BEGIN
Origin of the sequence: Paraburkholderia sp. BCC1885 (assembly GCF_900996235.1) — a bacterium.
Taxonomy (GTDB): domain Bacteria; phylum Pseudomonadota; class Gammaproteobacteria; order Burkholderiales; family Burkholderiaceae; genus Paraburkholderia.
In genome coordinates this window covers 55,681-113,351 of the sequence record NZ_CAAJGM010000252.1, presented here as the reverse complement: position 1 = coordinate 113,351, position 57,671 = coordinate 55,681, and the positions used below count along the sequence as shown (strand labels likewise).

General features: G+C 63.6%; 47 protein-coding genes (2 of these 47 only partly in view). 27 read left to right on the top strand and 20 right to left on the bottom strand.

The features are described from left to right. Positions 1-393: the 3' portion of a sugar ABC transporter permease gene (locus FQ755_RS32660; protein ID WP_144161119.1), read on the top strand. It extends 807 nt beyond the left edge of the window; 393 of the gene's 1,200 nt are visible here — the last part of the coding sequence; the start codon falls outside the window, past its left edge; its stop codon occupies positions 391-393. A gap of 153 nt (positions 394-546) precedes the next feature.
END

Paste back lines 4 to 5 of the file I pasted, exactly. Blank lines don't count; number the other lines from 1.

General features: G+C 63.6%; 47 protein-coding genes (2 of these 47 only partly in view). 27 read left to right on the top strand and 20 right to left on the bottom strand.

The features are described from left to right. Positions 1-393: the 3' portion of a sugar ABC transporter permease gene (locus FQ755_RS32660; protein ID WP_144161119.1), read on the top strand. It extends 807 nt beyond the left edge of the window; 393 of the gene's 1,200 nt are visible here — the last part of the coding sequence; the start codon falls outside the window, past its left edge; its stop codon occupies positions 391-393. A gap of 153 nt (positions 394-546) precedes the next feature.